Some of the scenes I have not seen again, even among all the clips available now.

In 1958, A. Tarsaidze published a fascinating study of the friendly relations which existed between the Russian Empire and the USA before the Revolution.
It's called: "Czars and Presidents". I highly recommend it.

*************************

PS:

Hoover Archives has his papers and the film clips from which it was made:
http://findingaids.stanford.edu/xtf/view?docId=ead/hoover/reg_185.xml;query=;brand=default

A review of the film when shown at Vassar in 1957!
http://newspaperarchives.vassar.edu/cgi-bin/vassar?a=d&d=vcchro19570309-01.2.18

Copies are still out there:
http://www.iwm.org.uk/collections/item/object/1060000109

Object description
A chronological compilation of footage of Nicholas II and his family, taken between 1896 and 1914 (three years before his abdication).
Full description
Film is introduced by Ivan Obolensky, "an American", who also provides voice-over narration to the chronological sequences of film. 1896: Nicholas's coronation. 1904: Nicholas reviews troops. Opening of Duma. 1912: visit to Moscow. 25th anniversary of Nicholas's enrolment into the army, at Peterhof (the Romanovs' summer residence). Centenary commemoration of Battle of Borodino. 1913: tricentennial celebrations of Romanov dynasty. Nicholas visits Wilhelm II. Nicholas inspects first Russian aeroplane. Parades at Tsarskoye Selo (the private residence of the Tsar and his family) and also at Peterhof. 1914: Nicholas and family move to their winter residence of Livadia Palace in the Crimea. Nicholas watches troops performing gymnastics, and reviews the Black Sea Fleet at Sebastopol. Several engagements in the Crimea - Easter celebrations, unveiling of monument, charity bazaar organised by Alexandra. Visit of French President - Saint Petersburg, Peterhof shown. Review of troops at Krasnoye Selo (another summer residence); "the last peace-time parade in the history of the Russian monarchy". August 2nd - huge crowd gathers outside the Winter Palace to see the Tsar. The start of "a new and tragic era", in which the monarchy would be abolished.

Physical description
16mm

« Last Edit: October 01, 2014, 04:22:20 PM by Inok Nikolai »
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Offline Inok Nikolai

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Re: Vintage Romanov Footage
« Reply #12 on: October 02, 2014, 10:02:41 AM »
I forgot to add that in the 1980s, when we inquired of the Hoover Archives to have a copy made of Tarsaidze's film, they explained that, since it was a composite film of many shorter clippings, the exposures differed greatly.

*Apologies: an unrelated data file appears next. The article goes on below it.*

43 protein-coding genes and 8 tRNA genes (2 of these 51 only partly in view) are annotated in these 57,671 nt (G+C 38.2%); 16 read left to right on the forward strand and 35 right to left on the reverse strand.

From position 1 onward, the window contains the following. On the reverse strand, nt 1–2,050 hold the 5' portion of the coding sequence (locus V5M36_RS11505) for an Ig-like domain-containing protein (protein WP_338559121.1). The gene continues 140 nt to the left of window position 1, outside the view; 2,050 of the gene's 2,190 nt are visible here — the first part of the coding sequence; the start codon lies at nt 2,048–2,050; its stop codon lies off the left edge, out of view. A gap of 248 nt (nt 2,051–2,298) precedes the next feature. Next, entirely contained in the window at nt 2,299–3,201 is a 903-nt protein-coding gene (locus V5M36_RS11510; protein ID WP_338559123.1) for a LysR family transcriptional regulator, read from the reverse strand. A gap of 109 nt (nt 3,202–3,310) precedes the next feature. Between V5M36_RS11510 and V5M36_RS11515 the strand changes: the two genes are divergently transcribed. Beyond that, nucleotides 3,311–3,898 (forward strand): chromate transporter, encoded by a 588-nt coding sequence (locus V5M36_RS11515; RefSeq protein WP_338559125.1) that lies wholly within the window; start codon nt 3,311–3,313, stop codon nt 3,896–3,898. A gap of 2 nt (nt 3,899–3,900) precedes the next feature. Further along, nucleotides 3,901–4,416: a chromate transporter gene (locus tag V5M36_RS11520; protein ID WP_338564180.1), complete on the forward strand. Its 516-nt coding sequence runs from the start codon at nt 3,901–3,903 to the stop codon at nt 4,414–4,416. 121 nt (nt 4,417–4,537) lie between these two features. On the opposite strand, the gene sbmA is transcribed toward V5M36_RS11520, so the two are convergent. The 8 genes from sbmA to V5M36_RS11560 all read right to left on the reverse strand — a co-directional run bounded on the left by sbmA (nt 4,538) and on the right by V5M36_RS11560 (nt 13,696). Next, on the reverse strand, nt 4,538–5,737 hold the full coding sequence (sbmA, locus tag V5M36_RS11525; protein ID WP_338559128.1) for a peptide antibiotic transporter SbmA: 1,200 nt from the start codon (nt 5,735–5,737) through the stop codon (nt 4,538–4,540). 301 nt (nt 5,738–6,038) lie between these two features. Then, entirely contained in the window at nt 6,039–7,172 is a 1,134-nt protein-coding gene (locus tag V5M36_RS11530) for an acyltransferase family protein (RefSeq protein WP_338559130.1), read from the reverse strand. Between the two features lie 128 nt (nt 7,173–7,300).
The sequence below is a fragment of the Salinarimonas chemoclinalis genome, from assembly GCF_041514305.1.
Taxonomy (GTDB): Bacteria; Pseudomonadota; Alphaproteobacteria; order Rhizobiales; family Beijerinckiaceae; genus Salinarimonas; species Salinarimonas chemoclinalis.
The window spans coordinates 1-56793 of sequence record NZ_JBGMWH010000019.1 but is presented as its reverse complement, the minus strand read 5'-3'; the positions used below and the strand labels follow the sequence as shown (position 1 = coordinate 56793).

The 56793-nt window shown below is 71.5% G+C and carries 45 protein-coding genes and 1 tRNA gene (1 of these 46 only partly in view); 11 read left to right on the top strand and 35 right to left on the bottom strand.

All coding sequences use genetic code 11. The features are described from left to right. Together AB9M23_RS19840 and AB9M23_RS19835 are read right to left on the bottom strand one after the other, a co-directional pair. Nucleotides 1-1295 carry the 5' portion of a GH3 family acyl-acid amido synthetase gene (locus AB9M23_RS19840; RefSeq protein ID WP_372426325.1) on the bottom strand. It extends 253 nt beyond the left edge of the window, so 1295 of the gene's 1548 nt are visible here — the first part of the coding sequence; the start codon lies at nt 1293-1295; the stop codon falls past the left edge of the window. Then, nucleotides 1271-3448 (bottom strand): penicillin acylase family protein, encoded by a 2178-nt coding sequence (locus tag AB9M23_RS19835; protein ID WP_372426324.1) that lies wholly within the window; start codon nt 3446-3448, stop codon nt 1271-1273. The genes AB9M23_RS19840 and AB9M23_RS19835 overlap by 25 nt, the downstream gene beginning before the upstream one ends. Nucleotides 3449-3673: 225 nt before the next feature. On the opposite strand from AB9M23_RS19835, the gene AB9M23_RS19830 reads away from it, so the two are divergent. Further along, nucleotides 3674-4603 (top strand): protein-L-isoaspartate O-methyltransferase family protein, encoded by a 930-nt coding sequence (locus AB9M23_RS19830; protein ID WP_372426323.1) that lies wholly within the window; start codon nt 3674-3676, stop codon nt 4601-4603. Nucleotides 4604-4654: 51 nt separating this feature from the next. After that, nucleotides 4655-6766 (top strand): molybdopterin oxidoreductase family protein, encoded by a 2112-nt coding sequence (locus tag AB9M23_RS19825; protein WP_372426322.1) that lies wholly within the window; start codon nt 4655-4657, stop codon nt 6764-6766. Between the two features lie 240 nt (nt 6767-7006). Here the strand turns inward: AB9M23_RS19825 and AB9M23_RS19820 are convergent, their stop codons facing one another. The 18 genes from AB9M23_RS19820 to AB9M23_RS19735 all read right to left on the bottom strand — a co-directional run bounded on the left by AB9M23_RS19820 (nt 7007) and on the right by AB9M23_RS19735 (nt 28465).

Thus, to copy it all at one setting would have made some parts too light, while others would be too dark.
To have someone make manual adjustments for each section was too costly.

Perhaps the advances in such media make it more possible now?
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Offline TimM

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Re: Vintage Romanov Footage
« Reply #13 on: October 02, 2014, 10:52:32 AM »
Quote
Perhaps the advances in such media make it more possible now?

That's very likely.  Social Media has opened up many roads that were closed before.
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Offline KarinK

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Re: Vintage Romanov Footage
« Reply #14 on: October 02, 2014, 02:05:26 PM »
1896: Nicholas's coronation. 1904: Nicholas reviews troops. Opening of Duma. 1912: visit to Moscow. 25th anniversary of Nicholas's enrolment into the army, at Peterhof (the Romanovs' summer residence). Centenary commemoration of Battle of Borodino. 1913: tricentennial celebrations of Romanov dynasty. Nicholas visits Wilhelm II. Nicholas inspects first Russian aeroplane. Parades at Tsarskoye Selo (the private residence of the Tsar and his family) and also at Peterhof. 1914: Nicholas and family move to their winter residence of Livadia Palace in the Crimea. Nicholas watches troops performing gymnastics, and reviews the Black Sea Fleet at Sebastopol. Several engagements in the Crimea - Easter celebrations, unveiling of monument, charity bazaar organised by Alexandra. Visit of French President - Saint Petersburg, Peterhof shown. Review of troops at Krasnoye Selo (another summer residence); "the last peace-time parade in the history of the Russian monarchy". August 2nd - huge crowd gathers outside the Winter Palace to see the Tsar.

This list is fascinating! I hope at least some of the rare footage becomes more widely available in the future. I don't know about American archives and libraries, but British Pathé and the British Film Institute have made a lot of their old footage public on YouTube.